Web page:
When constructing a 53-man roster projection for the Patriots, it’s natural to look back at past years to determine how many players Bill Belichick will be looking to keep at each position.
Last year, the Patriots ended the season with 11 defensive backs, six linebackers and 10 defensive linemen. That’s been the standard number of players at each position many assume the Patriots will be keeping this year, as well. Aqib Talib, Kyle Arrington, Alfonzo Dennard and Logan Ryan are near locks at cornerback, while it would be worth holding onto Marquice Cole and Ras-I Dowling, as well. Devin McCourty, Adrian Wilson and Duron Harmon are near locks at safety, while Steve Gregory and Tavon Wilson will likely also stick around. Jerod Mayo, Brandon Spikes, Dont’a Hightower, Jamie Collins, Dane Fletcher and Steve Beauharnais will likely be the six linebackers and Vince Wilfork, Tommy Kelly, Chandler Jones, Rob Ninkovich, Marcus Benard, Jermaine Cunningham, Michael Buchanan, Justin Francis, Marcus Forston and Cory Grissom were my guesses at the defensive line.
When compared to the other 19 teams that ran a base four-man front in 2012, the Patriots kept an extra defensive lineman and two extra defensive backs. The other 19 teams had a mean average of 8.95 defensive linemen, 6.58 linebackers and 9.58 defensive backs. If you’re going by mode average, 10 teams kept nine defensive linemen, eight teams kept six or seven linebackers and 11 teams kept nine defensive backs.
The Patriots could decrease the number of defensive backs and defensive ends they carry this year, though, due to the versatility the team has in their defense. This isn’t just players that can line up in both a 4-3 and 3-4, either. They’re players who can play entirely different positions in the same scheme.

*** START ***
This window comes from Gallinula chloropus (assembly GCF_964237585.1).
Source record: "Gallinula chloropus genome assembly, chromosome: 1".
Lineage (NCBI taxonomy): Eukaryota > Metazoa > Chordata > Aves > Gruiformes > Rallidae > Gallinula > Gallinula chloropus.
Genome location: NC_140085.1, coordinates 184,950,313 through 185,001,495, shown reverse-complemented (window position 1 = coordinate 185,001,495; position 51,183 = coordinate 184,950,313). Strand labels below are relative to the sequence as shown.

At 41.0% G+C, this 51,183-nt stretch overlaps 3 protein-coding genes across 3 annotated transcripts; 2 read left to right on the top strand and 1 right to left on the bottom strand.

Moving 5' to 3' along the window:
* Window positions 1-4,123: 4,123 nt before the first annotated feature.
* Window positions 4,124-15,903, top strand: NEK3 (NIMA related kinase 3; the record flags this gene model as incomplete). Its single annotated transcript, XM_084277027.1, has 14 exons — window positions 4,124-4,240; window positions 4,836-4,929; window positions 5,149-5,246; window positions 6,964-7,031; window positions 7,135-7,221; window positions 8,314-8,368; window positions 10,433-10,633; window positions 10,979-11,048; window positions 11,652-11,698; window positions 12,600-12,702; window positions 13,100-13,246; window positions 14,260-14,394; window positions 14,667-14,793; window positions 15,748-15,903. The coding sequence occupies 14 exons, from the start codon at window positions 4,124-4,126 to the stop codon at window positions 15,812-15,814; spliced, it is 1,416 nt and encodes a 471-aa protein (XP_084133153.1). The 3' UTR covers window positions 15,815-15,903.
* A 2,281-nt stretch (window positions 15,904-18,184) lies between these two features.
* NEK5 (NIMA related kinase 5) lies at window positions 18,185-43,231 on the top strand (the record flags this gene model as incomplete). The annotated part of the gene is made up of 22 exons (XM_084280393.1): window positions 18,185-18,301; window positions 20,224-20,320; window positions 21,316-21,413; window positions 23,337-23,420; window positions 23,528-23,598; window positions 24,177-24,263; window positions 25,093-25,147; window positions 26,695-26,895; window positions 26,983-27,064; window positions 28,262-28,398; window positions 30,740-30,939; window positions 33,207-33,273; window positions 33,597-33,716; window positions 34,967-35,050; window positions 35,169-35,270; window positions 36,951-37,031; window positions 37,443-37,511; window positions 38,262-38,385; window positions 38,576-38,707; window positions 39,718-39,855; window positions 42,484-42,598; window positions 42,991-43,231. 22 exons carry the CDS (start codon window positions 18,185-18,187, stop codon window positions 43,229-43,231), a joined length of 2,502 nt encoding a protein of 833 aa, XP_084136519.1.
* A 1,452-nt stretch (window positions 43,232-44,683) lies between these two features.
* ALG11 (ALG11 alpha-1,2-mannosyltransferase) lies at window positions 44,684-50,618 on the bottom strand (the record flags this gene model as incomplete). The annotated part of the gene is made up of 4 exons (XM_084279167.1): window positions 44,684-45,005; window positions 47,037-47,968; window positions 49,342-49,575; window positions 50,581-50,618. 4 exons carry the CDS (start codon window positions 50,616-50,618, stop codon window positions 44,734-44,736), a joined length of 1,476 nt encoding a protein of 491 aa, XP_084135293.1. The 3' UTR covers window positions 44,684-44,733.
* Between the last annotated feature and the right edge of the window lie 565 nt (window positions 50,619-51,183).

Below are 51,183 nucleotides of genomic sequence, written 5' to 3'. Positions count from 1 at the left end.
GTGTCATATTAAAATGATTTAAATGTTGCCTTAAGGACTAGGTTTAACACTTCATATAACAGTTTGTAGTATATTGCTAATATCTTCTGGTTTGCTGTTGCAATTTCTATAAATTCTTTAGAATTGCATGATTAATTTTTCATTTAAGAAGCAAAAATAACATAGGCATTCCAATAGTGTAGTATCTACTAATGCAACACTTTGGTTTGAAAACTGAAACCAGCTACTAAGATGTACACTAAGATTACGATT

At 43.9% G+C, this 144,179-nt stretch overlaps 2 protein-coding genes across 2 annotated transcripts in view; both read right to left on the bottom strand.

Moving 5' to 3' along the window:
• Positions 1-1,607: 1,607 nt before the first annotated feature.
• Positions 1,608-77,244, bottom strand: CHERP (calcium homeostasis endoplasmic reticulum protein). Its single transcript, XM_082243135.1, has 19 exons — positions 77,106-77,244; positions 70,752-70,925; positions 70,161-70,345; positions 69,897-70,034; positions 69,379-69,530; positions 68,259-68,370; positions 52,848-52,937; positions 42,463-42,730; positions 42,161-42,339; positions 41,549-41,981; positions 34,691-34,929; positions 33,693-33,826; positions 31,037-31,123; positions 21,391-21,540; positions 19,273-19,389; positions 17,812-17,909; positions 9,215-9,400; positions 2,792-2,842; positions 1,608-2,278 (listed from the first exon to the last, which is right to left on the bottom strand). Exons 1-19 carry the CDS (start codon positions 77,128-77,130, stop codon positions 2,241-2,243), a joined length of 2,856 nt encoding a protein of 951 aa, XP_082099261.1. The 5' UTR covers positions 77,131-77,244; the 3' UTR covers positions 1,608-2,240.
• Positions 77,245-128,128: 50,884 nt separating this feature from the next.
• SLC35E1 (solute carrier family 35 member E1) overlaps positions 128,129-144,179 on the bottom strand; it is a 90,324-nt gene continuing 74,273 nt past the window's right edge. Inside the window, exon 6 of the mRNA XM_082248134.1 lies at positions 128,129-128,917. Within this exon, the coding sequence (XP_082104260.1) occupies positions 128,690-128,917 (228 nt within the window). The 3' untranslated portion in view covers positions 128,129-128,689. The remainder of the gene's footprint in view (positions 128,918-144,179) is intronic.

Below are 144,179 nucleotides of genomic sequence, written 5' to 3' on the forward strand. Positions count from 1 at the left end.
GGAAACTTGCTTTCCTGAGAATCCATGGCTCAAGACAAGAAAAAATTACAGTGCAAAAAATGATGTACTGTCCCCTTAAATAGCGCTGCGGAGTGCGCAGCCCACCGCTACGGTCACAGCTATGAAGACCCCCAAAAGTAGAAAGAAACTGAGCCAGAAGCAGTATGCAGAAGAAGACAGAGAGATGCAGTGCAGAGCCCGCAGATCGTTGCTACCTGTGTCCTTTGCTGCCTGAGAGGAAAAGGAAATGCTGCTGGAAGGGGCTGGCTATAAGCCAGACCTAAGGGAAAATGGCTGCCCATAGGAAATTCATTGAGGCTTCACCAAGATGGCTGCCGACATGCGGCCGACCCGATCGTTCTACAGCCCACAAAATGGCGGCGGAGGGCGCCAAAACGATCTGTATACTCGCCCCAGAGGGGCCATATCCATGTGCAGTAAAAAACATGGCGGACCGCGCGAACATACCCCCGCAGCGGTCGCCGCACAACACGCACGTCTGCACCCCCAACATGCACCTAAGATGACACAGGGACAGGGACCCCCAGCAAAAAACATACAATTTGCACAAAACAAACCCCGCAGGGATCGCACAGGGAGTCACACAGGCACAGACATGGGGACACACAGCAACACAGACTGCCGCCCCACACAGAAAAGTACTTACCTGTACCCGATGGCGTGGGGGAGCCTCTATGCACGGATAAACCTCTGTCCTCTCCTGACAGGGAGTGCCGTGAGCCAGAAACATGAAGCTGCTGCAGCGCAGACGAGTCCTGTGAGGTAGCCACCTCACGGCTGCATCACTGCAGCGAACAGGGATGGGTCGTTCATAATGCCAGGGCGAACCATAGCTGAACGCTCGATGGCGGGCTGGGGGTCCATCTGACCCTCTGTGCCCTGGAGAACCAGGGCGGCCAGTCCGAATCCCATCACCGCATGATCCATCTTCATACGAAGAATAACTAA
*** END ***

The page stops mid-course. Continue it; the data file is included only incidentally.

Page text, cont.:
In the front seven, Ninkovich can play either defensive end (his starting role) or strong-side linebacker (his starting role in 2011). Cunningham, Francis and Benard can play defensive end or defensive tackle. Collins can play defensive end or outside linebacker and McCourty and Cole can play cornerback or safety.
If a starting linebacker or two starting cornerbacks went down with injuries, it’s likely Ninkovich and McCourty would move to those respective positions. If one of the starting defensive ends went down, it’s possible Collins would move down to play that position. And since the Patriots use a defensive end at defensive tackle on third downs, the Patriots could even save space on the roster by keeping just three defensive tackles.
There are plenty of players who could be saved this year if the Patriots can find ways to cut corners due to versatility. The team could keep five running backs, five tight ends (if Rob Gronkowski starts the season off the PUP list), nine offensive linemen or even three quarterbacks. LeGarrette Blount, Brandon Bolden, Daniel Fells, Michael Hoomanwanui, James Develin, Josh Kline and Brice Schwab have all played well this summer and could be considered for roster spots if there is room.
The positions in which the Patriots carry extra players are defensive end and safety. Most teams keep just five defensive ends on their 53-man rosters and four safeties. The “extra” players New England kept around last season were Jake Bequette at defensive end and Nate Ebner at safety. Bequette barely played, but it would have been rare to cut a third-round rookie. Ebner played in 15 games as a special teamer.
Going into the 2013 season, the Patriots are experiencing injuries at guard, cornerback and now defensive end. Due to Cole and McCourty’s versatility, the team could elect to carry just four safeties on the roster while also technically carrying seven cornerbacks (including McCourty). The team could also go down to just four or five defensive ends since Collins or even Hightower could play in that role in a pinch.
There’s a reason Belichick likes having players with versatility on the roster. It allows the Patriots to play the best 11 players at any given moment and it could allow some flexibility with the roster. With so many players who can play different roles, it also allows Belichick to keep around special teams-only players like Matthew Slater, Steve Beauharnais or Ebner.
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